P&S Journal: Winter 1995, Vol.15, No.1
John Victor Taggart III, M.D.
Dr. John Victor Taggart III died July 23, 1994, at the Northern Westchester Hospital in Mount Kisco, N.Y. Dr. Taggart, the Dalton Professor Emeritus of Physiology and Medicine, was chairman of physiology at P&S for 20 years. He was known for his ground-breaking research on the mechanism of cellular transport and was one of the first scientists to use in vitro systems to study these mechanisms.
Dr. Taggart joined Columbia in 1946 as a Welch Fellow and an instructor in medicine. In 1952 he was awarded a career investigatorship of the American Heart Association. Dr. Taggart's primary research interest was the mechanism of cellular transport, which he found could be studied with particular advantage in the kidney. His work was referenced by Dr. Fritz Lipmann as Dr. Lipmann accepted the Nobel Prize in 1953.
In 1958 Dr. Taggart became a full professor of medicine and in 1962 was made the Dalton Professor of Physiology, a professorship he held until retiring in 1982.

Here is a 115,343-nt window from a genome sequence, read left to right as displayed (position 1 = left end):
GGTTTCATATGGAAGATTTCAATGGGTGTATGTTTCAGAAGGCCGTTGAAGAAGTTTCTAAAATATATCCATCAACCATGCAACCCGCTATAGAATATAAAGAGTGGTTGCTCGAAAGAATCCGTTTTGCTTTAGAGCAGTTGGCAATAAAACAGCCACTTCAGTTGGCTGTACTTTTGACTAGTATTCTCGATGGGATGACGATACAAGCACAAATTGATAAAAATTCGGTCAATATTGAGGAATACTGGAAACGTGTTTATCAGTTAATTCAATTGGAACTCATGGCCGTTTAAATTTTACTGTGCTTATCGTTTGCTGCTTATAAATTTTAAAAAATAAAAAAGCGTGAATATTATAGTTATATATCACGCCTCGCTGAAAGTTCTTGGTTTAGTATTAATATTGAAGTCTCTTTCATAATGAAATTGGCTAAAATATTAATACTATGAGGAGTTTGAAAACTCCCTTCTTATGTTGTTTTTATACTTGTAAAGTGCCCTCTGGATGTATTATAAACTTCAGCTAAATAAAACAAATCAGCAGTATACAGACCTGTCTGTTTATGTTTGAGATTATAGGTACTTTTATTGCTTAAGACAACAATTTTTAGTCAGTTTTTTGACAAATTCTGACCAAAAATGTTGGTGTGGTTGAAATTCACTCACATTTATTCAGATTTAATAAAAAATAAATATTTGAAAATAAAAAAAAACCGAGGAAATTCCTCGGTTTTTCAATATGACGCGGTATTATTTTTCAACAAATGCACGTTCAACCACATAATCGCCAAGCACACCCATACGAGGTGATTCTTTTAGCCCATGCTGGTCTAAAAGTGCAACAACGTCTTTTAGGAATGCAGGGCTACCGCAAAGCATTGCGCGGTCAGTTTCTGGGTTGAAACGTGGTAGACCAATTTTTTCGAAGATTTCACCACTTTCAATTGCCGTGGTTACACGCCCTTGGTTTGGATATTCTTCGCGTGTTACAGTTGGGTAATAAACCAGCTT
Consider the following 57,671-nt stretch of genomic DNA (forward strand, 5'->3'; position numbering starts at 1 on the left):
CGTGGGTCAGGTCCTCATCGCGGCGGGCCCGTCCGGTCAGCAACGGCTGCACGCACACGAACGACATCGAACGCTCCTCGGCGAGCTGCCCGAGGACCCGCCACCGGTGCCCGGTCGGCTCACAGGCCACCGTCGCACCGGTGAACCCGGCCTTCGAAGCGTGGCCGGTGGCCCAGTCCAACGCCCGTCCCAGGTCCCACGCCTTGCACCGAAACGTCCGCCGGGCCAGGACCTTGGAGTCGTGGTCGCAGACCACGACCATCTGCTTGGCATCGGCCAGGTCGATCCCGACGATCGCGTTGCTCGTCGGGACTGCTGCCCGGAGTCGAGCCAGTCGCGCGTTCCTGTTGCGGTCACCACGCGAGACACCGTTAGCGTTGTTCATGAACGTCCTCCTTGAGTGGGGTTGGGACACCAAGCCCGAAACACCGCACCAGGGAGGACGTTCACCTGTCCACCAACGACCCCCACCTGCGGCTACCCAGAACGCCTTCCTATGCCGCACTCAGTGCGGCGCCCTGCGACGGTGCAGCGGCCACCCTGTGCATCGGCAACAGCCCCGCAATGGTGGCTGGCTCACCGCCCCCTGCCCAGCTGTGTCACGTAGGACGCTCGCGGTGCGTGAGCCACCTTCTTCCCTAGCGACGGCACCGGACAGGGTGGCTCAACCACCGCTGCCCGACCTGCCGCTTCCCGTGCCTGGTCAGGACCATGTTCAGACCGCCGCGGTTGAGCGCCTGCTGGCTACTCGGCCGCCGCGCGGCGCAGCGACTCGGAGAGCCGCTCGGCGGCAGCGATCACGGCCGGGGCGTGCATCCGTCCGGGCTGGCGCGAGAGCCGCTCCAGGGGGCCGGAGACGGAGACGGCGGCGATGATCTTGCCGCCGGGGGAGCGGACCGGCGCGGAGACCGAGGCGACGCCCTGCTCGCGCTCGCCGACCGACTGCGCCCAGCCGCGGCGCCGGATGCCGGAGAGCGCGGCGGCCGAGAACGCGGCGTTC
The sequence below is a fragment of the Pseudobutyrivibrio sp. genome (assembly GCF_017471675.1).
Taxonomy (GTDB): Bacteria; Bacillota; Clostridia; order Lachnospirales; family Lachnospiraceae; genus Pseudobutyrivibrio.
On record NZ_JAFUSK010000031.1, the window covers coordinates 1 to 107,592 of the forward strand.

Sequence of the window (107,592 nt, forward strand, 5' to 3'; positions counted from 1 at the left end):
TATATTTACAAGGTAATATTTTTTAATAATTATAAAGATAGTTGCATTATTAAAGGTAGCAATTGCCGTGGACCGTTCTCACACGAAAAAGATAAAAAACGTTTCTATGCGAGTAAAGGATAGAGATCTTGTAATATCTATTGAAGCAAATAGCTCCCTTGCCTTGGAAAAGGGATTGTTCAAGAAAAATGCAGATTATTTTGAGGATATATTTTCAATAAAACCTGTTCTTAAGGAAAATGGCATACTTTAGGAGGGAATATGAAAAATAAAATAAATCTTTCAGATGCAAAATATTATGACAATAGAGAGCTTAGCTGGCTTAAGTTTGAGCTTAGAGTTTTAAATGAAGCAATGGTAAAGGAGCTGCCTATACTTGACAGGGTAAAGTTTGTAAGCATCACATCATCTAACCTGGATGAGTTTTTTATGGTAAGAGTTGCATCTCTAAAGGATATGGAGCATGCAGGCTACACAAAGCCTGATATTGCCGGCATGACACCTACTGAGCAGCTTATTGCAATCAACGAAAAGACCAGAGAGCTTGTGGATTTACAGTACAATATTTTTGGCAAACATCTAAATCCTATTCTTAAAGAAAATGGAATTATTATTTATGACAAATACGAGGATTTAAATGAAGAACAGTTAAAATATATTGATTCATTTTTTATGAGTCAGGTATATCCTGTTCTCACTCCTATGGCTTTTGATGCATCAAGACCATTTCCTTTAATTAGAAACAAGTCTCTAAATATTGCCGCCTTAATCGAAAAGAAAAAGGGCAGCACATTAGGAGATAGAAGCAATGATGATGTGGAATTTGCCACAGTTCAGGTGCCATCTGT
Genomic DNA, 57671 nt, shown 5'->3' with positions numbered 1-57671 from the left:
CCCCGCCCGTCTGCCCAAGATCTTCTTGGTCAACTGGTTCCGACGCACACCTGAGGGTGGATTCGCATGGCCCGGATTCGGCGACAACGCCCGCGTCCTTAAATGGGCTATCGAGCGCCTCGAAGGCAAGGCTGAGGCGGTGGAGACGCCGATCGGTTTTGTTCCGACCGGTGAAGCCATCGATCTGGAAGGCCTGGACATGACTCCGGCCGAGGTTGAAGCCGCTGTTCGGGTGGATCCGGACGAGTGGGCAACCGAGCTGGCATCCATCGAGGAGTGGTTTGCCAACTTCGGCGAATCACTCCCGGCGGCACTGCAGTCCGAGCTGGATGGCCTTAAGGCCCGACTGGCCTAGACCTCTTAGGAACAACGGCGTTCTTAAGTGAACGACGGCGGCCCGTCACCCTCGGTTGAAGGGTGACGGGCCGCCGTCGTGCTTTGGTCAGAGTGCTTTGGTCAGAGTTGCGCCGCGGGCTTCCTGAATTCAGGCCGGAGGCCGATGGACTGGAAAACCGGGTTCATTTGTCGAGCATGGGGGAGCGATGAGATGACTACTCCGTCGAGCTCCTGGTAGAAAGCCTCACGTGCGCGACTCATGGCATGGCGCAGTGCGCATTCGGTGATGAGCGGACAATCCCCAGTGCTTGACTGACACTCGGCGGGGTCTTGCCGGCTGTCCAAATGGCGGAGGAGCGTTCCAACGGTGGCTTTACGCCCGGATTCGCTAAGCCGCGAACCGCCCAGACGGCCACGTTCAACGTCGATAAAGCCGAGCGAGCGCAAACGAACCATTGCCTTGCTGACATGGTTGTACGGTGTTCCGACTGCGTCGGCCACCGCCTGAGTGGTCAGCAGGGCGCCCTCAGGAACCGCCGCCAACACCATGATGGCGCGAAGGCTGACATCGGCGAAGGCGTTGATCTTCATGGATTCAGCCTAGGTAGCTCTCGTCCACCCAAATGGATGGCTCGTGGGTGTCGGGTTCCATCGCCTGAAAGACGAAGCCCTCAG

Dr. Taggart received his medical degree from the University of Southern California in 1940 and served his internship at the Los Angeles County General Hospital. He was assistant resident at the University of Chicago clinics and at Albert M. Billings Hospital in 1941-42, assistant in medicine at New York University in 1942-43, and instructor in medicine there in 1943-46. Part of this time was spent on a war program studying drugs to treat malaria and he spent some time in Panama. In 1952 he was awarded the Edward H. Gibbs memorial prize at the Academy of Medicine for research in renal physiology. In 1989 he was awarded the Distinguished Service Medal by Columbia University.
He is survived by his wife, the former Theodora Janeway Lannon.